Entering the workforce in the 2000s can be a daunting thing, even more so if you’re queer-identified or embrace “alternative” fashion. When Amy Barttelbort studied forensic science and criminal justice, but found herself working in retail, she wasn’t sure how she was going to get the most out of her education.
“I was a manager at Ross for about seven years, and then I wasn’t able to move up anymore, because my persona was too rough due to all my tattoos, so my career was kind of at a standstill,” Barttelbort said. “A lot of people in my family have had cancer, and I started thinking about ways I could help out and make a difference with what I do.”
The final straw was when her cousin Max, whom she was incredibly close to, passed away. Max was a major cannabis enthusiast, and Barttelbort wanted to honor his memory by working in the industry. She immediately got her badge, pounded the pavement, and landed a job at local dispensary Kaya.
Once she started working with Kaya, Barttelbort had a great experience. She never felt descriminated against for being a queer woman, and quickly moved up in the ranks.
“I was a budtender for probably a good three or four months,” she explained. “Then I got promoted to assistant manager, and I was probably an assistant for not even three months. After that, I got promoted to inventory, and it kind of just went from there.”
From there, after she became purchasing manager, Barttelbort started working with compliance. Since her background was in criminal justice, she wanted to work something to do with her training into her new job, so she created a compliance management title to accompany her role in purchasing.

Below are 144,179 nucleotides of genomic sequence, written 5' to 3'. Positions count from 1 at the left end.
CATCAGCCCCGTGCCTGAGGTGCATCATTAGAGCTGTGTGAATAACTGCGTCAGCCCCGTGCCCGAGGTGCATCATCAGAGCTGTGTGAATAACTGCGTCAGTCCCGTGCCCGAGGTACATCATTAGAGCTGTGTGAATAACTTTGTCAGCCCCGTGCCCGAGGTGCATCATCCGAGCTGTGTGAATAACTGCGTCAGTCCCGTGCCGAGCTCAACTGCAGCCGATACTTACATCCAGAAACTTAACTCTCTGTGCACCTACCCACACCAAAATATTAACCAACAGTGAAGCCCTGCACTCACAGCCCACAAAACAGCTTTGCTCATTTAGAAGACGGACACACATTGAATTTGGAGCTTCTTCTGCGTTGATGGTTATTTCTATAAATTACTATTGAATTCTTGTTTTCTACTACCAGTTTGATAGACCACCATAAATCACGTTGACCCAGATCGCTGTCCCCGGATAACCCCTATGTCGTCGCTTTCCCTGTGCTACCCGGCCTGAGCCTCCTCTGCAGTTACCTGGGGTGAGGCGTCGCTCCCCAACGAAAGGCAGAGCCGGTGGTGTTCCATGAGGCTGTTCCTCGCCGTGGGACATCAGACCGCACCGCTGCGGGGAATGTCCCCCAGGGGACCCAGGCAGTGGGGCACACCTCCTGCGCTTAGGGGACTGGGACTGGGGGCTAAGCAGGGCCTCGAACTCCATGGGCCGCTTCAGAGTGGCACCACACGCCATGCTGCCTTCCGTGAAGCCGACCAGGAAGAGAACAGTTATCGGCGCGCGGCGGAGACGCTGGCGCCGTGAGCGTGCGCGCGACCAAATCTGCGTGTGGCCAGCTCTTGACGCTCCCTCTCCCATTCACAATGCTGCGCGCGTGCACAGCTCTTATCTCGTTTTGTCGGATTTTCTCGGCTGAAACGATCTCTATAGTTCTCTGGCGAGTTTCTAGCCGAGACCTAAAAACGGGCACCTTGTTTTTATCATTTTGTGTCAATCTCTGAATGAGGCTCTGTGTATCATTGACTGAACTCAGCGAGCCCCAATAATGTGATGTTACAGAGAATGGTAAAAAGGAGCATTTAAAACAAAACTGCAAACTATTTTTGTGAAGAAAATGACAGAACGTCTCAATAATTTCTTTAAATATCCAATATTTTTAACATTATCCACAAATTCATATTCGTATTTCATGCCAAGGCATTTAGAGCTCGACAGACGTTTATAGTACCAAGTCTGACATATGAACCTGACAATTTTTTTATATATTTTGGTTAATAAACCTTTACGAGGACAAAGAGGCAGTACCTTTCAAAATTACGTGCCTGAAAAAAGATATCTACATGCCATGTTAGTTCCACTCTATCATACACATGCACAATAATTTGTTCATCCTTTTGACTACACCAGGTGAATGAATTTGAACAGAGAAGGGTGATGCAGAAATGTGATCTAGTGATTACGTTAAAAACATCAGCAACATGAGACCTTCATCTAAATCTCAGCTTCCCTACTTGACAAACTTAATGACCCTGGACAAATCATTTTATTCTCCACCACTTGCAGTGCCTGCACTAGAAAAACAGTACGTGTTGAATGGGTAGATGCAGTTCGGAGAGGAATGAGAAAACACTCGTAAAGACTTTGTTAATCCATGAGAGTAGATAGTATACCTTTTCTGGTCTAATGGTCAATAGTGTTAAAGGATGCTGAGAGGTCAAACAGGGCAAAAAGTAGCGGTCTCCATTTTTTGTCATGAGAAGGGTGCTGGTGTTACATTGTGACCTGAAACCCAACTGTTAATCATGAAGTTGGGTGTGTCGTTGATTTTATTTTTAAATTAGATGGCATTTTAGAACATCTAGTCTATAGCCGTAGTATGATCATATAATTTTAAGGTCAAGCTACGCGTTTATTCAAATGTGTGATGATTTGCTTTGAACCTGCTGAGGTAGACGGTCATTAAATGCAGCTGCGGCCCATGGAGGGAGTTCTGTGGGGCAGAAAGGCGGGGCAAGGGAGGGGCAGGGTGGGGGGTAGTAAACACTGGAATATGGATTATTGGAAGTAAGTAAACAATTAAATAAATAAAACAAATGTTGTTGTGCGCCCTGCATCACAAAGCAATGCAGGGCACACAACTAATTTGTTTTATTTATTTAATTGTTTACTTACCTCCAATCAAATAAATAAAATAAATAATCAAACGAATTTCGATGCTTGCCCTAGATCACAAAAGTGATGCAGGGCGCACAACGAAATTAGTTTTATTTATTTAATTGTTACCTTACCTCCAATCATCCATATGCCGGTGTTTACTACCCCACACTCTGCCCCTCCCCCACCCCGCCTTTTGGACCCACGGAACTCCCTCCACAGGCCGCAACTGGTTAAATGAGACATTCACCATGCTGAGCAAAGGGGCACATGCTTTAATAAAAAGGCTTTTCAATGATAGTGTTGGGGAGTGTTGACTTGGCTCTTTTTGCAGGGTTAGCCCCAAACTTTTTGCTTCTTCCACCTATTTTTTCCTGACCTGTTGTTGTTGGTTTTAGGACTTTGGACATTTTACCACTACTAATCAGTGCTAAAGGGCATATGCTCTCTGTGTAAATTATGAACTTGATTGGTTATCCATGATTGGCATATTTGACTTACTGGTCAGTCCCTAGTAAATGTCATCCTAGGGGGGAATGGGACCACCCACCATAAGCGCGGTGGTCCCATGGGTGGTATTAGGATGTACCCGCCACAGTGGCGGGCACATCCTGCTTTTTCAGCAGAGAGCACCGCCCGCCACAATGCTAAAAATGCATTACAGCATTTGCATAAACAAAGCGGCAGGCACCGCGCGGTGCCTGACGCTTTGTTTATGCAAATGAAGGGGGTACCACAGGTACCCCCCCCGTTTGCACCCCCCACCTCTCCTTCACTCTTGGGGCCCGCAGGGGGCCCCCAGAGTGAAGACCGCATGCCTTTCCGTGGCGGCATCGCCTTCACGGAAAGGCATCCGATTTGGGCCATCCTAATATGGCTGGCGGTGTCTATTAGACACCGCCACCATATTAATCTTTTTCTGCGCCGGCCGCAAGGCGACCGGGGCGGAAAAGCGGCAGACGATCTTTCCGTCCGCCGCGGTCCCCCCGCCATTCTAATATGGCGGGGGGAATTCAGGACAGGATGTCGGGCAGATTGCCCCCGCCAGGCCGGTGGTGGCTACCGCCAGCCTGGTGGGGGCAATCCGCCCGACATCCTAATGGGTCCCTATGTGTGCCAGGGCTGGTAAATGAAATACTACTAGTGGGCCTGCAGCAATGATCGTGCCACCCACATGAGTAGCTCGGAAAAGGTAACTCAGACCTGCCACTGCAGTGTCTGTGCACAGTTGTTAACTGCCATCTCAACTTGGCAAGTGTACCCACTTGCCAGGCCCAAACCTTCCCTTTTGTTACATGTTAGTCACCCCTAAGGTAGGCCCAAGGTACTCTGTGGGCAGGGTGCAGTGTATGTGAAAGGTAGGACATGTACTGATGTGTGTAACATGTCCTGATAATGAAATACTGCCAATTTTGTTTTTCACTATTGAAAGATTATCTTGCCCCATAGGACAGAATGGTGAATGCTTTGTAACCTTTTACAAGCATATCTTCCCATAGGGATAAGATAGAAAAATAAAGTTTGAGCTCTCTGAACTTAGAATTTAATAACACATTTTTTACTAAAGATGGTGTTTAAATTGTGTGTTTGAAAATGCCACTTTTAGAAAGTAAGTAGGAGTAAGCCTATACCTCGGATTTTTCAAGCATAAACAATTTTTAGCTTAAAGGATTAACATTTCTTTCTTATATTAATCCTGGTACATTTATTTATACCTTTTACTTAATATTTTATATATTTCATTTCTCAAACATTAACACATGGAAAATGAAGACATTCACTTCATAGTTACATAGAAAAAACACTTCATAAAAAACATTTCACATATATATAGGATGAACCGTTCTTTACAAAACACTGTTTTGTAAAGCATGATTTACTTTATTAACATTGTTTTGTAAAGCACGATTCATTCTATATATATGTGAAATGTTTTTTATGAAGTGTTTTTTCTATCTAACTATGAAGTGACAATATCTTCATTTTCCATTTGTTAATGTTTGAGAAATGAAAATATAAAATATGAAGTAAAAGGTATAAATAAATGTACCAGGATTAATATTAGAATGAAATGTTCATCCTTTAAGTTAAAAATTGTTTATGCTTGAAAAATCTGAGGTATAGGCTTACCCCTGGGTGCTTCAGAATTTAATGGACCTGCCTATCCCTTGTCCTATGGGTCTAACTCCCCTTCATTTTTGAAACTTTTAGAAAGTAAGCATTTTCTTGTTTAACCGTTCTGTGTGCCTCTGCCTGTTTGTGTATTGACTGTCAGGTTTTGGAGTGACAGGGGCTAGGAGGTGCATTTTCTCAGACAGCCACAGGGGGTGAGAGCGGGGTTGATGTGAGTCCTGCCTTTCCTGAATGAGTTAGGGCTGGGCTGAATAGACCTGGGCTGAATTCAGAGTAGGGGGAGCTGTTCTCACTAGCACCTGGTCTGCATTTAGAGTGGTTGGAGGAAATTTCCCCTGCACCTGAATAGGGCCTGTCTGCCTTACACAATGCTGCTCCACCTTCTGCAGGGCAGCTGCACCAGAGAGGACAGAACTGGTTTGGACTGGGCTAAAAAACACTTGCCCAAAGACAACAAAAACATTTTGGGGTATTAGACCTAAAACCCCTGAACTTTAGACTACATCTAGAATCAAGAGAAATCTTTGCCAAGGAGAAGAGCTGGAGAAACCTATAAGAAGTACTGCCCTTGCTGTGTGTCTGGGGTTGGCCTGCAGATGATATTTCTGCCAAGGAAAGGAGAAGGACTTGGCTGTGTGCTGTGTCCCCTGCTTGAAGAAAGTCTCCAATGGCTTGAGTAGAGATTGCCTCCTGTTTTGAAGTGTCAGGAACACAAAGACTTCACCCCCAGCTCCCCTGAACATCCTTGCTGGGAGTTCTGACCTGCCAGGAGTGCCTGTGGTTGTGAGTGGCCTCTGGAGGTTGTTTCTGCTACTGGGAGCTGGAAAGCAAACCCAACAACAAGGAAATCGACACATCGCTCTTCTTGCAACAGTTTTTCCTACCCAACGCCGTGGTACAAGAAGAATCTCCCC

Now that she is solidified as a manager and tastemaker for the brand, she wants to find ways to make it even more inclusive to the queer community.
“I think if we opened up more to letting people know we support them, we would get even more queer business,” she said. “I’ve noticed that not a lot of people do sales for Pride and things like that, and I think doing that could bring in a lot more support from the community.”
Still, she feels empowered by the team she works with and her role at Kaya today.
“I love my job; I love my people; I think that we have a great team,” she explained. “Ever since our new management came into play almost a year ago, they’ve really changed the business, inside and out. It’s definitely a place where I want to be for a while. When you love something, you work hard for it. They have big plans for me in the logistics department, but compliance is also always where my heart lies, and someday I would love to run my own compliance department for all the locations. We are growing a lot, and I’m really excited.”
Catch Barttelbot and her team at Kaya for some quality cannabis and inclusive service.
Photos by DJ Head and Veronica L. Holyfield